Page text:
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MSNBC’s Malcolm Nance is Still Pushing Conspiracy About Hackers Planting Joy Reid’s Anti-Gay Blog Posts

In the spring of 2018, MSNBC host Joy Reid brushed off a Mediaite report about dozens of anti-gay posts published on her old blog by insisting that the content was actually planted on her site by hackers. Reid’s hacker conspiracy was quickly debunked by cybersecurity experts and she was forced to apologize, but a year and a half later, MSNBC contributor Malcolm Nance is still pushing his colleague’s false claim.

“I am a former cryptologist from the National Security Agency. If there is anything that I personally can assure you as an American citizen, it’s that there is nothing in this world that is digital that cannot be manipulated,” Nance told the New Yorker in an interview published over the weekend.

When asked whether or not he stands by his 2018 defense of Reid — in which he tweeted, “Clearly there is a Discredit & Humiliate campaign afoot. Apparently all progressives are secretly anti-gay bloggers. This has Wikileaks & AltRight written all over it. Expect more” — Nance replied, “Yeah, I stand by that” after suggesting that the reporting on her old blog posts was part of a “disinformation” campaign.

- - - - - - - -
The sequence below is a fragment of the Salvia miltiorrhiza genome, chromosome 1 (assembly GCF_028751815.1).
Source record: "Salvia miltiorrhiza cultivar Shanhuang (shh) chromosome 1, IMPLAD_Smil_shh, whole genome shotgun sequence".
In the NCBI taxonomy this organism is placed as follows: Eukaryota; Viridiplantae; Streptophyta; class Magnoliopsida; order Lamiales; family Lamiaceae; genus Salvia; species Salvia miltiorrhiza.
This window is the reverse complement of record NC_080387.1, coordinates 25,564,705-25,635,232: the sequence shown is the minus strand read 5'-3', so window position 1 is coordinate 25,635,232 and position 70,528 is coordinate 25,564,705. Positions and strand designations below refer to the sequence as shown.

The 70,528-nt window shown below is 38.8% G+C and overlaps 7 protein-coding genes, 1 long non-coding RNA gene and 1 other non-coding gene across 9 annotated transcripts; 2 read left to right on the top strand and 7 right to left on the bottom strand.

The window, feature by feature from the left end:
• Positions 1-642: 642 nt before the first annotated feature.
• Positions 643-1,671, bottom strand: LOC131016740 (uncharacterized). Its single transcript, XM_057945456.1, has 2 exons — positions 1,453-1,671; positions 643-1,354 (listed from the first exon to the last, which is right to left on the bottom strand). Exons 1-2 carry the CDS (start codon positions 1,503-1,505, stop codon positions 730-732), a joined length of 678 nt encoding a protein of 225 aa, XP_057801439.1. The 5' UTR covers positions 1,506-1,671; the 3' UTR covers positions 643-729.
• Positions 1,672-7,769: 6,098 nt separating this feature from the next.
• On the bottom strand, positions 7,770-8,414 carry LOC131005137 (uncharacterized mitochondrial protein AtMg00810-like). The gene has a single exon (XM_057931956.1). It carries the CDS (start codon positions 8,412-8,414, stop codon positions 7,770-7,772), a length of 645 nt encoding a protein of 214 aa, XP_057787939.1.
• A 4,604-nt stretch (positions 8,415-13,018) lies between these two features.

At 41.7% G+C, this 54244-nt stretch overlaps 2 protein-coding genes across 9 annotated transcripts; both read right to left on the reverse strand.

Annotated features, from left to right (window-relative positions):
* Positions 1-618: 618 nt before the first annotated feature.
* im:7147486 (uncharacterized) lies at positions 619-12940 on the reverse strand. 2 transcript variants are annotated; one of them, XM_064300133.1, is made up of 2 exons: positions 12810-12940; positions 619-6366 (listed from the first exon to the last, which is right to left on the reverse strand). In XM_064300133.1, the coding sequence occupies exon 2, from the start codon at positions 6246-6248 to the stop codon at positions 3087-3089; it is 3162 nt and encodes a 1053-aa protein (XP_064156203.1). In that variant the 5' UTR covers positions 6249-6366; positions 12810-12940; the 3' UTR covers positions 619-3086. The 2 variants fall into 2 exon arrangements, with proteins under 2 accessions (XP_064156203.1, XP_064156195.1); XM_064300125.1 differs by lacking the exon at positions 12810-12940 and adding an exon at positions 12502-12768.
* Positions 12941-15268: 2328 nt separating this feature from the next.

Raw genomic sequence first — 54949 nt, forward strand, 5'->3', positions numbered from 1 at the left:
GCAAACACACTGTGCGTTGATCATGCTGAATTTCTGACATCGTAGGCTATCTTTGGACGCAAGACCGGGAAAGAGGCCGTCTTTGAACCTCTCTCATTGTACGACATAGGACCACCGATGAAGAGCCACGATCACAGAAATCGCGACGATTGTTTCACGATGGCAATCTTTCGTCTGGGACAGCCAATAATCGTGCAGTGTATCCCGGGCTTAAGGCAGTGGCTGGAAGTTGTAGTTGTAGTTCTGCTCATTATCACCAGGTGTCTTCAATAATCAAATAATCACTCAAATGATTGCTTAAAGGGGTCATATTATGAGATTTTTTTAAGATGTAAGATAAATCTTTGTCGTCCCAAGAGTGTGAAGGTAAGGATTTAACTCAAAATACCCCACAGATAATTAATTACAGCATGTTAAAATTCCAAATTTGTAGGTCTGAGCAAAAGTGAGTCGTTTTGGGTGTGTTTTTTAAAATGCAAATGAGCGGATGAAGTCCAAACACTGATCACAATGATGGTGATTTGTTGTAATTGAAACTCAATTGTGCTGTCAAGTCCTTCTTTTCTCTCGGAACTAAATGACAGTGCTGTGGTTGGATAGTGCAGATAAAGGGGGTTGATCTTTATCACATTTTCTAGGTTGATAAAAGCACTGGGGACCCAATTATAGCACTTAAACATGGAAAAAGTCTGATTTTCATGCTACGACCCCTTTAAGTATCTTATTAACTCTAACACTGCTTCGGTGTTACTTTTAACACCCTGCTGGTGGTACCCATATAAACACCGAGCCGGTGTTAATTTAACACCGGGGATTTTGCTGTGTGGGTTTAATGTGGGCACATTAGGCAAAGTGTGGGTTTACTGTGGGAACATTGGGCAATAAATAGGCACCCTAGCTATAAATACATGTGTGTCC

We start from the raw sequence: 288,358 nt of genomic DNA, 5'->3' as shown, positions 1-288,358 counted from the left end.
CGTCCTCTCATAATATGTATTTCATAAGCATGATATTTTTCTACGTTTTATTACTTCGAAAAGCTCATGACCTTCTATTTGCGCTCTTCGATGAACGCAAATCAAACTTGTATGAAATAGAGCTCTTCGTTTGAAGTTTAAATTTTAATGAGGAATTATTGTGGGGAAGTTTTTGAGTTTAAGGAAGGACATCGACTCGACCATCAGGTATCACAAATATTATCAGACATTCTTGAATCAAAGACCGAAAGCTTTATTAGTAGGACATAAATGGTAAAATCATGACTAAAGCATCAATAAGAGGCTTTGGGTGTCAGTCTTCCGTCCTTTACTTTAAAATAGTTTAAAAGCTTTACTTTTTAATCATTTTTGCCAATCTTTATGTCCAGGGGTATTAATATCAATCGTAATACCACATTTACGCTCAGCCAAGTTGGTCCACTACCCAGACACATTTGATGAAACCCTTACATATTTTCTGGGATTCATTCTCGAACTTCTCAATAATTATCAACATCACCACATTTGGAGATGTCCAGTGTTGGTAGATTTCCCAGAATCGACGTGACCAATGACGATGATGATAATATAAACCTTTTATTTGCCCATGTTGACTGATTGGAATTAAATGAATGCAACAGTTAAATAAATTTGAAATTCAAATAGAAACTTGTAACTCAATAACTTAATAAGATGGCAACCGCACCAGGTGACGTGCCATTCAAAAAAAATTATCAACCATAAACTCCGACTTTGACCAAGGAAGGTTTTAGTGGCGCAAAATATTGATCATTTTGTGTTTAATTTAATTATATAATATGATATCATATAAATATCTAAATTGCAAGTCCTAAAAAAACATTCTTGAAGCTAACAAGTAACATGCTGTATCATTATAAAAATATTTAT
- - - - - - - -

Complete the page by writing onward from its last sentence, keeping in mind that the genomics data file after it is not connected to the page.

“There are people who have an agenda on Joy Reid,” the MSNBC national security analyst said. “Every time Joy Reid tweets on a Saturday morning or even comes on television, go through her timeline and see how many people come out who are from the alt-right … who come out and say, ‘Joy Reid is a homophobe who just destroys her information, forges her information. What that tells me is there was a meta-narrative within their world which has decided that this is how Joy Reid is going to be seen within that alt-right world … I see those craftings, and I tend to see them a lot faster than the news media does.”

Reid first apologized for her past anti-LGBTQ views in late 2017 after screenshots of her old writings went viral. However, after Mediaite reported several months later that there were additional, more disturbing posts that she had not addressed, Reid pivoted to claiming that she was hacked, before eventually abandoning her defense for a formal on-air apology.

When asked by the New Yorker‘s Isaac Chotiner about Reid herself apologizing for the posts — which essentially proved that she was in fact responsible for the homophobic content — Nance punted, saying, “I don’t know. That’s up to her — go ask her. But, you know what? That was Joy Reid and her past,” he added. “We all have digital footprints back there, but me talking about the alt-right attacking her, that’s real.”

As for Nance, he has taken flack in recent months for continuously pushing factually questionable remarks about President Donald Trump’s relationship with Russia. He recently accused the president of being a Russian asset who the Kremlin was attempting to influence “as early as 1977” — a wild claim he backed by noting Trump’s marriage to Ivana Trump, an Eastern European who was born in the former Czechoslovakia.

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Caleb Ecarma is a reporter at Mediaite. Email him here: [email protected] Follow him on Twitter here: @calebecarma